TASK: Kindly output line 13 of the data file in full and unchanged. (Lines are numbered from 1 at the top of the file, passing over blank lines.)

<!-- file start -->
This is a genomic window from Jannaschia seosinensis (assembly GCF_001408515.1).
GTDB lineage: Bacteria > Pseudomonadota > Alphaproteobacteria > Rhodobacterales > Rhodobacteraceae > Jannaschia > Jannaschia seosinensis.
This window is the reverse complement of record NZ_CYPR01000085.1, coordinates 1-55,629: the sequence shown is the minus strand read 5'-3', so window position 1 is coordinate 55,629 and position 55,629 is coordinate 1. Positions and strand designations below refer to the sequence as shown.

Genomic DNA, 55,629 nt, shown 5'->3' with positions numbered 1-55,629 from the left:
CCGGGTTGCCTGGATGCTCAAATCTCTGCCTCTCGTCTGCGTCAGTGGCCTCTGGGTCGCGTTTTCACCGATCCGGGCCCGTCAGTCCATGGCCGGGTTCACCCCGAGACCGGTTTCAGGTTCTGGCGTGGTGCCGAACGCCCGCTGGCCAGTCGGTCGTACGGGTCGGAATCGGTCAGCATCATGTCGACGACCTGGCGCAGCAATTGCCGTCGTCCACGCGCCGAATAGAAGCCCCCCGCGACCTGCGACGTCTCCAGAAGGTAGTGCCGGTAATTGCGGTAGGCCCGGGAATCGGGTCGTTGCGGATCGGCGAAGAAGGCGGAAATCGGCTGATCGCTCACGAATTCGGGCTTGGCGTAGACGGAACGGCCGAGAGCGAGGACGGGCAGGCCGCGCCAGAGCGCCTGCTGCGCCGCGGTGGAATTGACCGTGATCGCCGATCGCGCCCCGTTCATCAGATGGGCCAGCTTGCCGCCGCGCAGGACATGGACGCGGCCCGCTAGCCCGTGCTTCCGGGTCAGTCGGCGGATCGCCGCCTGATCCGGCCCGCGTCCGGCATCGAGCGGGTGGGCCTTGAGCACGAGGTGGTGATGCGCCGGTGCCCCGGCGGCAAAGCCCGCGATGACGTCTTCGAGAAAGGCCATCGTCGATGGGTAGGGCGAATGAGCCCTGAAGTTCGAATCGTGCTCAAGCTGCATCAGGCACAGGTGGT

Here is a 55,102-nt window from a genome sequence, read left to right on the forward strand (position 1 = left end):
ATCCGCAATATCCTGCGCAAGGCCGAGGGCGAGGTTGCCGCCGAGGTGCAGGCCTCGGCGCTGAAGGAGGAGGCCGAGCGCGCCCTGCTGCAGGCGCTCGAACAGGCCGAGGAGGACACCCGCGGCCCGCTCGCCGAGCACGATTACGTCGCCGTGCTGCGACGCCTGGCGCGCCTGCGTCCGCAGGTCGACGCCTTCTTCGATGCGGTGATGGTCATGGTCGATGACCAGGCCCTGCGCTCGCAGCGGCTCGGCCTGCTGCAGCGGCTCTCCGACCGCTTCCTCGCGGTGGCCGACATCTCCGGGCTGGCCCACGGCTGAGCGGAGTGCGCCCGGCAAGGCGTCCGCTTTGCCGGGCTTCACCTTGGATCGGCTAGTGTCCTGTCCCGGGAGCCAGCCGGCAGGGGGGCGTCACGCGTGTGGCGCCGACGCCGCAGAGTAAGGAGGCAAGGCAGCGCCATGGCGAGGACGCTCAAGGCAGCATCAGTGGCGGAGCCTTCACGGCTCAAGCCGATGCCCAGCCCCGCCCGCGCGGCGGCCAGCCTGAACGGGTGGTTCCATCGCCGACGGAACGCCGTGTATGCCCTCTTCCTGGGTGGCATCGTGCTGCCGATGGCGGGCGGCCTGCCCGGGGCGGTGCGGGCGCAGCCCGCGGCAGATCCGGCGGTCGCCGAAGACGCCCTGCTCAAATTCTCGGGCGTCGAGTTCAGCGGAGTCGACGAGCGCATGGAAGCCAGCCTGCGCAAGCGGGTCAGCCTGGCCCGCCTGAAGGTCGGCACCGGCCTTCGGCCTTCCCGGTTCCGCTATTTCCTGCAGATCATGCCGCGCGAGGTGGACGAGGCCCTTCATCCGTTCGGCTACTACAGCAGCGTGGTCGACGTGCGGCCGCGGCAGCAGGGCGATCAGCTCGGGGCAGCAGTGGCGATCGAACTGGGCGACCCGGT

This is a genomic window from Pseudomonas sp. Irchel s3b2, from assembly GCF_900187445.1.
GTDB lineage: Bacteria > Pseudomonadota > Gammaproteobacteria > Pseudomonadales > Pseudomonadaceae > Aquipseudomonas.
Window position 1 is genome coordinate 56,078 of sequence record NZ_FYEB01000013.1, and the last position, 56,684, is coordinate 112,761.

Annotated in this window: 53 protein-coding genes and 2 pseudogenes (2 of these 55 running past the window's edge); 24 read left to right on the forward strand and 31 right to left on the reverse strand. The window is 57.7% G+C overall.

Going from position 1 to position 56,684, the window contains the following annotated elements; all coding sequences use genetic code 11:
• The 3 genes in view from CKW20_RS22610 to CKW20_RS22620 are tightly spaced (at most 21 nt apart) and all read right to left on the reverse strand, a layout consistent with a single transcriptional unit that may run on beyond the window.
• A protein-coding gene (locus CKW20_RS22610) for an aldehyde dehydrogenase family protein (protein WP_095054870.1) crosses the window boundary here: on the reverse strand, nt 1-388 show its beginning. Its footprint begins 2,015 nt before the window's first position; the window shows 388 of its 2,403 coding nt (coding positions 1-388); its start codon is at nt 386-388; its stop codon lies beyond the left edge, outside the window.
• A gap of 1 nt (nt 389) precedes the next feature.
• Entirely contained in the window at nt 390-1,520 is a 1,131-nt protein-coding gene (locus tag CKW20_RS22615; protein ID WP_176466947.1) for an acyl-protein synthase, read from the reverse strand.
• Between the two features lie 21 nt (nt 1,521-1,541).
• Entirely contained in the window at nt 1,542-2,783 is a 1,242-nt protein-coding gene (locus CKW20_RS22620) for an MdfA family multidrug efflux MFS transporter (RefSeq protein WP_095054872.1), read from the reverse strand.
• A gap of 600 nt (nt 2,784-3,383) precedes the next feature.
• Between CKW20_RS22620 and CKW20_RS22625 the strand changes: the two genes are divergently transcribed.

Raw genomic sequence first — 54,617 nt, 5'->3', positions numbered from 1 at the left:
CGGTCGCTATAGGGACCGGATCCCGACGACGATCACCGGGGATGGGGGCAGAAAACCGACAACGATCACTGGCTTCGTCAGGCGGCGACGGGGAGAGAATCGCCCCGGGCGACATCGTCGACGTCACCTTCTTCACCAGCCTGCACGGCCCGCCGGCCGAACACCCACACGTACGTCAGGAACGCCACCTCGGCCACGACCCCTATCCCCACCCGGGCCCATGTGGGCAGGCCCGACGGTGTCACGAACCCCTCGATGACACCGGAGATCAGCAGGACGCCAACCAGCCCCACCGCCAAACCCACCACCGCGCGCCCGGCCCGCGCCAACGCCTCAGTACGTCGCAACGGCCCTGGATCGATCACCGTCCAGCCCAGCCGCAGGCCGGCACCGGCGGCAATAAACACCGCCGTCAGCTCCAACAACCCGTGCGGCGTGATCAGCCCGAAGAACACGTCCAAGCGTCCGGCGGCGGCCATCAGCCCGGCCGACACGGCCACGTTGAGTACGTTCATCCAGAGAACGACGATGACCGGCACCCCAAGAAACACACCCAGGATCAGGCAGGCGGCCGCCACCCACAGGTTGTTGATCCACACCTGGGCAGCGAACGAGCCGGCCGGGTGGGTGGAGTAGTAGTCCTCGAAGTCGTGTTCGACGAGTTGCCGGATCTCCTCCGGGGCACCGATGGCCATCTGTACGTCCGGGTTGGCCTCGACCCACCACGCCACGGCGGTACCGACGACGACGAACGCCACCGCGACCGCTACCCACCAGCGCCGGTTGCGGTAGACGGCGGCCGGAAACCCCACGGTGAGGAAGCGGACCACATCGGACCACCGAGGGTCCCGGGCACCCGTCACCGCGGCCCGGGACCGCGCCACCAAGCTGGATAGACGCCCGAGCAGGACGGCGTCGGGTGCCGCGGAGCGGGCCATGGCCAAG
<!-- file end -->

• The 3 genes in view from CKW20_RS22610 to CKW20_RS22620 are tightly spaced (at most 21 nt apart) and all read right to left on the reverse strand, a layout consistent with a single transcriptional unit that may run on beyond the window.